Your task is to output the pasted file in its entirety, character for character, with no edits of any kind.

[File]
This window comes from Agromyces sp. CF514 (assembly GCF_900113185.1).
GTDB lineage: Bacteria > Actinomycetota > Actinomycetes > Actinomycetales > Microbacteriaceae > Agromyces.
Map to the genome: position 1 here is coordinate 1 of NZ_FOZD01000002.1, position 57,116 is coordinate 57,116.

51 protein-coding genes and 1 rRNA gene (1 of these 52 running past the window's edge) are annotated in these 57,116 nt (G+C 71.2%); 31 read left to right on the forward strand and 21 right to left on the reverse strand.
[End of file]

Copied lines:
This window comes from Agromyces sp. CF514 (assembly GCF_900113185.1).
GTDB lineage: Bacteria > Actinomycetota > Actinomycetes > Actinomycetales > Microbacteriaceae > Agromyces.
Map to the genome: position 1 here is coordinate 1 of NZ_FOZD01000002.1, position 57,116 is coordinate 57,116.

51 protein-coding genes and 1 rRNA gene (1 of these 52 running past the window's edge) are annotated in these 57,116 nt (G+C 71.2%); 31 read left to right on the forward strand and 21 right to left on the reverse strand.